Japanese public support for Prime Minister Shinzo Abe has dropped in the days since his ruling coalition rammed through legislation allowing the nation's troops to fight abroad, opinion polls showed Monday.
Parliament in the officially pacifist nation passed the contentious security bills early Saturday, a move that could see Japanese troops engage in combat overseas for the first time since the end of World War II.
A weekend poll taken by the top-selling, centre-right newspaper Yomiuri Shimbun showed that public support for the Abe government dropped four points to 41 percent compared with a similar survey taken in mid-August.
Its disapproval rating rose six points to 51 percent, the Yomiuri said.
A separate poll taken by the liberal Asahi Shimbun showed the government's approval rating down one point to 35 percent compared with a survey taken a week ago, while the disapproval rating rose three points to 45 percent.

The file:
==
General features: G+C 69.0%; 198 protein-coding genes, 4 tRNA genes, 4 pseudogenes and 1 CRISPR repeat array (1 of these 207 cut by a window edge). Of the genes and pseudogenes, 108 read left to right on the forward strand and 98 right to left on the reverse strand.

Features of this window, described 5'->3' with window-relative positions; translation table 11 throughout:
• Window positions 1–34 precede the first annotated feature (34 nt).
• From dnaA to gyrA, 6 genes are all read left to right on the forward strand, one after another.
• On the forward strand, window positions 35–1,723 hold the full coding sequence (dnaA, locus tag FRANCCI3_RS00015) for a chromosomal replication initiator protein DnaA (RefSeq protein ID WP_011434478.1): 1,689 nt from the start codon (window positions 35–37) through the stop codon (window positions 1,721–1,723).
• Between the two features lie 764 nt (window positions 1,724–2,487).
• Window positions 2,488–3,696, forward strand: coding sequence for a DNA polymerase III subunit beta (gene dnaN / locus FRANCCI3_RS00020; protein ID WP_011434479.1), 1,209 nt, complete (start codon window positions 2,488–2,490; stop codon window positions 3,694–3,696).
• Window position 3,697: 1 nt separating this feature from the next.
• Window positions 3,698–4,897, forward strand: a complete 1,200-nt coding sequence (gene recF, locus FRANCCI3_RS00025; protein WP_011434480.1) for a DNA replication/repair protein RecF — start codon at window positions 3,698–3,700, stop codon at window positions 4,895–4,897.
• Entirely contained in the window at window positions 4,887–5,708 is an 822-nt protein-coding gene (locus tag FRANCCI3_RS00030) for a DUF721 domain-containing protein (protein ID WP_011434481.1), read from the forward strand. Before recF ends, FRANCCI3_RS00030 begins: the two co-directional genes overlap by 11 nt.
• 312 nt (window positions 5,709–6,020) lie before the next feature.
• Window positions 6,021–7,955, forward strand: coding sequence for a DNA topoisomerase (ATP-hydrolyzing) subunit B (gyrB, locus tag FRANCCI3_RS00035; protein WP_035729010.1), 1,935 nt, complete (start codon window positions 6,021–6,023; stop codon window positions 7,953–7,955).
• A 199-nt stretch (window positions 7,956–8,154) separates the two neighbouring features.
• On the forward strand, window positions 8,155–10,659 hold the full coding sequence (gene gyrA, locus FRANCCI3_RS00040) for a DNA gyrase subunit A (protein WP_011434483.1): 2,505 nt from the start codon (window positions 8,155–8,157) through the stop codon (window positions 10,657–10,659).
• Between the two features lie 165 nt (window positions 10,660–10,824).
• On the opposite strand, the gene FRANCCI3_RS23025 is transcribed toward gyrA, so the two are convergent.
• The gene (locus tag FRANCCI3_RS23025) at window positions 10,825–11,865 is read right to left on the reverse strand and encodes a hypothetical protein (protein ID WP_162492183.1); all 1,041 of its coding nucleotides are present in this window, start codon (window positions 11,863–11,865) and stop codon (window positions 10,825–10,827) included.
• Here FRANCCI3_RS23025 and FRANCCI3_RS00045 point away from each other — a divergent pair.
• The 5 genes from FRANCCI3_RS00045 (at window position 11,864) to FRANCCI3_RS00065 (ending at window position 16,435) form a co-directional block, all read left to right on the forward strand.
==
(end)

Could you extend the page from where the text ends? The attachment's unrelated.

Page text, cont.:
And the Nikkei business daily's poll showed the approval rating fall six points to 40 percent, while disapproval rose seven points to 47 percent.
A majority of those polled voiced disapproval of what they said was the way the government bulldozed the legislation through Diet and complained that Abe had not offered persuasive and detailed arguments to justify the move.
The legislation had sparked angry street protests with tens of thousands taking part, and fuelled anger among Japan's neighbours.
However, the Yomiuri reported Abe's supporters were relieved to see only a moderate drop in public support.
"A sense of relief spread among government officials and ruling party members as public support fell only by small margins," the Yomiuri said.
The opposition failed to gain momentum because they were not able to offer viable alternatives to the bills, the Yomiuri said, echoing the assessments of survey results by rival media.
Proponents of the legislation have said the measures are necessary to beef up defense against China and North Korea.